The record power conversion efficiency (PCE) of monofacial silicon solar cells – currently the dominant solar-cell technology – is 26.7%[thin space (1/6-em)]1 and approaches the physical limit of around 29.4%, which was calculated by Richter et al.2 Photovoltaic (PV) systems consisting of bifacial solar modules can generate a significantly higher annual energy yield (EY) than systems using conventional monofacial PV modules, because bifacial solar modules not only utilize light impinging onto their front, but also illumination onto their rear side.3,4 Furthermore, advanced solar-cell concepts such as PERC, PERT, PERL (passivated emitter rear contact/totally-diffused/locally-diffused) and IBC (interdigitated back contact) can easily be manufactured as bifacial solar cells.5 Kopecek and Libal see bifacial solar cells as the concept with the ‘highest potential to increase the output power of PV systems at the lowest additional cost’.3 Indeed, the bifacial solar cell market has been gathering pace for a couple of years and several major PV companies, such as Sanyo,6 Yingli,7 PVG solutions, bSolar/SolAround,8 and Trina Solar9 introduced bifacial modules. The tenth edition of the International Technology Roadmap for Photovoltaics (ITRPV) predicts a global market share of more than 50% for bifacial modules in 2029.10 Large-scale bifacial PV power plants already have been realised and showed a higher energy yield than their monofacial counterparts.11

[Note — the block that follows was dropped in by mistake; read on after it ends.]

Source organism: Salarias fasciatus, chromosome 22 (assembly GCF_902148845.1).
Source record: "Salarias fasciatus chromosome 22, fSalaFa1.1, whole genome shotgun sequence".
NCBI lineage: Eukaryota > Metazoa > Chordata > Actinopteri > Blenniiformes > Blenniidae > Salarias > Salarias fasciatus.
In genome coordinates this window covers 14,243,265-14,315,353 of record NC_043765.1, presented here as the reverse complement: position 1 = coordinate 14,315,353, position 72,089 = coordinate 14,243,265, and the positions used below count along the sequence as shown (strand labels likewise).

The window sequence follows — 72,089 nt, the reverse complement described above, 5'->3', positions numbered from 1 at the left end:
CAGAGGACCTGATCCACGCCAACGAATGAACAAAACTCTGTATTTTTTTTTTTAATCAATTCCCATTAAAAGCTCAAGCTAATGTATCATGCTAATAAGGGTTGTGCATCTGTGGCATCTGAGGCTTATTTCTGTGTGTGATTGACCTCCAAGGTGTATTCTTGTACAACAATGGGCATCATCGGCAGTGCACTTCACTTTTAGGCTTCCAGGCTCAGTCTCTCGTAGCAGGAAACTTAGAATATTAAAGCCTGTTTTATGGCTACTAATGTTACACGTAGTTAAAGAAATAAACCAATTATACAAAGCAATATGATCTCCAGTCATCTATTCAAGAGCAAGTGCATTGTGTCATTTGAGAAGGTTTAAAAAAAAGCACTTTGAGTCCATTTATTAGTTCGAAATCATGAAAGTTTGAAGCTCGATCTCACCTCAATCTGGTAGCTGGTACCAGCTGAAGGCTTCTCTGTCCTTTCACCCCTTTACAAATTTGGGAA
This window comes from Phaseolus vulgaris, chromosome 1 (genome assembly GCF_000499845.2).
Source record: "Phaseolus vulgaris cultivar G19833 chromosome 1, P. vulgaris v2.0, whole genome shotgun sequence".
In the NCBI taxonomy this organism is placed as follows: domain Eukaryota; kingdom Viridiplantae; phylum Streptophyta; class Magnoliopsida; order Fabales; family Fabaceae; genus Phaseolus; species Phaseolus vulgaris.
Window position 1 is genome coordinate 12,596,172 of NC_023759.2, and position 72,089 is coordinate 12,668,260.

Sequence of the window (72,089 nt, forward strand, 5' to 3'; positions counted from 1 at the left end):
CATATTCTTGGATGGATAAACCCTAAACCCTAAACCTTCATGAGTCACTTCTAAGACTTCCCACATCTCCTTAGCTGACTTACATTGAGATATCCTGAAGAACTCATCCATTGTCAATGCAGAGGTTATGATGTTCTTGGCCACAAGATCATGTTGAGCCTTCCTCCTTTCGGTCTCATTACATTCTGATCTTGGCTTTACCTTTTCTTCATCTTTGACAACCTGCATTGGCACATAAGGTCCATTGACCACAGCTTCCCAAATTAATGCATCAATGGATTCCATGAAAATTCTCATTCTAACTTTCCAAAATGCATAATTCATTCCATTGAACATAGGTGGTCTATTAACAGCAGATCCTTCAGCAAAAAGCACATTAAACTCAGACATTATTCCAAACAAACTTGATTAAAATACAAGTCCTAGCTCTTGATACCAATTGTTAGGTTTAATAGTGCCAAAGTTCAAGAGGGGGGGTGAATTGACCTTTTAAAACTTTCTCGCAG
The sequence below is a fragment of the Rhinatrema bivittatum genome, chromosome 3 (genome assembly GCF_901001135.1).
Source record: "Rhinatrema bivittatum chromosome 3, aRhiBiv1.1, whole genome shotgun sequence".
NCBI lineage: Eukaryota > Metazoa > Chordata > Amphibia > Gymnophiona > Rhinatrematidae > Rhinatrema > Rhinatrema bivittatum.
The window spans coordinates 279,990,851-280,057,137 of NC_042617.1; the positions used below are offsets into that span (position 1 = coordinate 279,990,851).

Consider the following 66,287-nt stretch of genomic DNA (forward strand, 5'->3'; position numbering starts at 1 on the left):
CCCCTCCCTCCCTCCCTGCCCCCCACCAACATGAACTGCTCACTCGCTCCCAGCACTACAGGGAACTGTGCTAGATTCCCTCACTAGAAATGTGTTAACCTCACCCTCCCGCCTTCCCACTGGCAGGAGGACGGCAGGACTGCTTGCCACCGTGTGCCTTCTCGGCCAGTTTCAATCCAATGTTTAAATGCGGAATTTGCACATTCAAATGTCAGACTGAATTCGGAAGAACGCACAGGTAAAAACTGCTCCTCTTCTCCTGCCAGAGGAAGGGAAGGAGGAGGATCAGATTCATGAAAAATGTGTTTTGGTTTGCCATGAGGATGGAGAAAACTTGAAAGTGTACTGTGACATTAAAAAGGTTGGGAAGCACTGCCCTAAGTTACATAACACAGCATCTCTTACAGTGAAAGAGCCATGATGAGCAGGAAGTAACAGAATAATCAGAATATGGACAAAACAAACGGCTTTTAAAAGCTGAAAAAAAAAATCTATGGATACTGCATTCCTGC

The levelised cost of electricity (LCOE) is a very relevant economic metric of a solar power plant.12 The performance of bifacial solar modules is heavily affected by their surroundings, because they can accept light from almost every direction. Hence, a vast amount of parameters influence the resulting LCOE, for example the module and land costs, module distance and inclination angle, albedo of the ground, geographical position and the weather conditions at the location of the solar farm. Liang et al. recently identified comprehensive simulation models for energy yield analysis as one of the key enabling factors.4 As an example, we briefly discuss how only two free parameters – land cost and module distance – affect the resulting LCOE, which makes it challenging to identify the sweet spot yielding a minimum LCOE: if two rows of tilted solar modules are installed close to each other, many modules can be installed per area. However, at too small distances shadowing will limit the rear side irradiance and consequently the total energy yield.13,14 In contrast, putting the rows of modules far apart from each other maximizes the irradiance at the rear side and the energy yield per module. The number of modules installed per area, however, is lower and the overall energy yield of the solar farm decreases. The module inclination angle is a third free parameter, closely connected to the two aforementioned module distance and land cost, and obviously affects shadowing of neighboring solar panel rows and hence energy yield and LCOE of a bifacial solar farm, too.